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3 Stocks That Have Tripled Returns for Investors in the Last 5 Years

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But there's a key ingredient missing here: dividends. To summarize Motley Fool writer Morgan Housel, calculating returns without including dividends is like evaluating football's greatest quarterbacks without considering their post-season performance. Imagine how much more mundane Joe Montana would seem without his four rings. It's an incomplete picture.

MO Total Return Price data by YCharts .

For truly patient, buy-to-hold investors, buying dividend stocks is a cornerstone of wealth-building.

Competitive advantages

The second major aspect of all three companies shares is that they had competitive advantages that allowed them to continually improve their businesses.

Kroger was a run-of-the-mill grocer five years ago. Around that time, it made a string of acquisitions that gave it a heavy presence in the natural/organic movement. Key among these acquisitions were Harris Teeter and Roundy's Mariano's Fresh Market.

But its most important advantage is that it has over 2,700 locations nationwide. By renovating existing stores, introducing an in-house organic brand, and offering more natural food options, Kroger was able to offer healthy food at convenience due to its number of locations. Customers who may have had to travel to reach a Whole Foods now have access to organic food choices more locally.

Altria's prime advantage came from its key brands, chief among them Marlboro. The company currently controls just over half of the U.S. cigarette market. That kind of brand power allows the company to continually bump up the prices of its cigarettes, if ever so slightly, which compound over time.

Unitedhealth's prime advantage also came from market share. Back in 2010, the company had over 84 million policyholders, representing a 13.9% market share. The next closest competitor at the time -- Anthem -- had a much smaller share, at 8.3%. The company has maintained that lead, while Anthem has since fallen behind and yielded its No. 2 spot to Kaiser Permanente.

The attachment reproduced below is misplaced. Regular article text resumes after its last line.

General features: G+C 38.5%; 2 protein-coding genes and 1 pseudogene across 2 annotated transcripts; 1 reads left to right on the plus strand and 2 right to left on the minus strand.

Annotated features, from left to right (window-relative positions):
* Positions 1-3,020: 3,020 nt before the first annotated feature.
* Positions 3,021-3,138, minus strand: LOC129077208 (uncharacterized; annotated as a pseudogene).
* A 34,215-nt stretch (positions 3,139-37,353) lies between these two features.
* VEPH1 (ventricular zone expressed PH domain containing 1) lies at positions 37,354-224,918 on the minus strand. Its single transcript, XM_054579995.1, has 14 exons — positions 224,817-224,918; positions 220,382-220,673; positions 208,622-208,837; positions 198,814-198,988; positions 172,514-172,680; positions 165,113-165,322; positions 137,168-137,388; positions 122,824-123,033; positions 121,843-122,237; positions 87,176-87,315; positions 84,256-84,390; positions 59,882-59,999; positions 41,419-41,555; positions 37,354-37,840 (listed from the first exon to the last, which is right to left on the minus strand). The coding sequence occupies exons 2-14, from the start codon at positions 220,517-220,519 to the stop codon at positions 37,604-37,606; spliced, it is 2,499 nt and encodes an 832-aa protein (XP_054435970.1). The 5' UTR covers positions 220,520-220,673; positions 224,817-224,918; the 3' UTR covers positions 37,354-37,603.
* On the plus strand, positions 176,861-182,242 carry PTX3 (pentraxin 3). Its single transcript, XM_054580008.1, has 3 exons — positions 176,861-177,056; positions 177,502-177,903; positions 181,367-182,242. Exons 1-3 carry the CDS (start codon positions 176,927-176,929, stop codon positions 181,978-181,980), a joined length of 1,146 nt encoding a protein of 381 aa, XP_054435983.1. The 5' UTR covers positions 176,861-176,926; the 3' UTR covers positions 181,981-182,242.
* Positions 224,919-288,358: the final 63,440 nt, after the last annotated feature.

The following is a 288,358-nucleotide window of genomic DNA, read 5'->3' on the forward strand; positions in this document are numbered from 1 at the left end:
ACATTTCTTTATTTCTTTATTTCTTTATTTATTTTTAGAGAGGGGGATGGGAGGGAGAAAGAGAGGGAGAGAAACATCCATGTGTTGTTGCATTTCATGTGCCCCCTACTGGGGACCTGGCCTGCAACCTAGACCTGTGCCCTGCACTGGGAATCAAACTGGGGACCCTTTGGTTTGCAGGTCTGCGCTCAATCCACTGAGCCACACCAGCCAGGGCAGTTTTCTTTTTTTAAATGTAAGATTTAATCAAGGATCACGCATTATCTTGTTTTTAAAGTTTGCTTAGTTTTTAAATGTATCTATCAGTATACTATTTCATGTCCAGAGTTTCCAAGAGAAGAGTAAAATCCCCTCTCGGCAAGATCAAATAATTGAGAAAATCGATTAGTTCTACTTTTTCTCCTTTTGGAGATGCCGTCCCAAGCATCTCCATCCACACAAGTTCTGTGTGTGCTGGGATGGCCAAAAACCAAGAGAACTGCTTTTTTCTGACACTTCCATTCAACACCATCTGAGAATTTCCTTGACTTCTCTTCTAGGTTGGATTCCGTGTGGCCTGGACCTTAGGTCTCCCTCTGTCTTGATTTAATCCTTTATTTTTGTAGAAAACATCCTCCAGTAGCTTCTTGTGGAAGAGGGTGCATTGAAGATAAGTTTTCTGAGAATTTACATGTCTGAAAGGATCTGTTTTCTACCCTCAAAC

Fair valuation

One of the keys to great returns is the fact that all three of these companies were fairly valued five years ago. Part of the benefit of buying shares in an older, more established player in a 'boring' industry is that you don't have to pay much of a "hype premium."

Back in August of 2011, all three of these companies were fairly cheap.

Company P/E (TTM)
Altria 16
Kroger 12
UnitedHealth 10

Data source: YCharts. TTM = trailing 12 months.

When you put all three of these variables together, you have a recipe for outperformance.

That's not to say there isn't a spot for exciting fast-growers in your portfolio as well. There's almost always a balance you can strike in your portfolio that allows for a mix of exciting, volatile stocks and the more boring plodders that let compounding do the heavy lifting over time.

Something big just happened

I don't know about you, but I always pay attention when one of the best growth investors in the world gives me a stock tip. Motley Fool co-founder David Gardner (whose growth-stock newsletter was the best performing in the U.S. as reported by The Wall Street Journal )* and his brother, Motley Fool CEO Tom Gardner, just revealed two brand new stock recommendations. Together, they've tripled the stock market's return over the last 13 years. And while timing isn't everything, the history of Tom and David's stock picks shows that it pays to get in early on their ideas.

Click here to be among the first people to hear about David and Tom's newest stock recommendations.

*"Look Who's on Top Now" appeared in The Wall Street Journal in Aug. 2013, which references Hulbert's rankings of the best-performing stock-picking newsletters over a 5-year period from 2008-2013.

The views and opinions expressed herein are the views and opinions of the author and do not necessarily reflect those of Nasdaq, Inc.


The views and opinions expressed herein are the views and opinions of the author and do not necessarily reflect those of Nasdaq, Inc.

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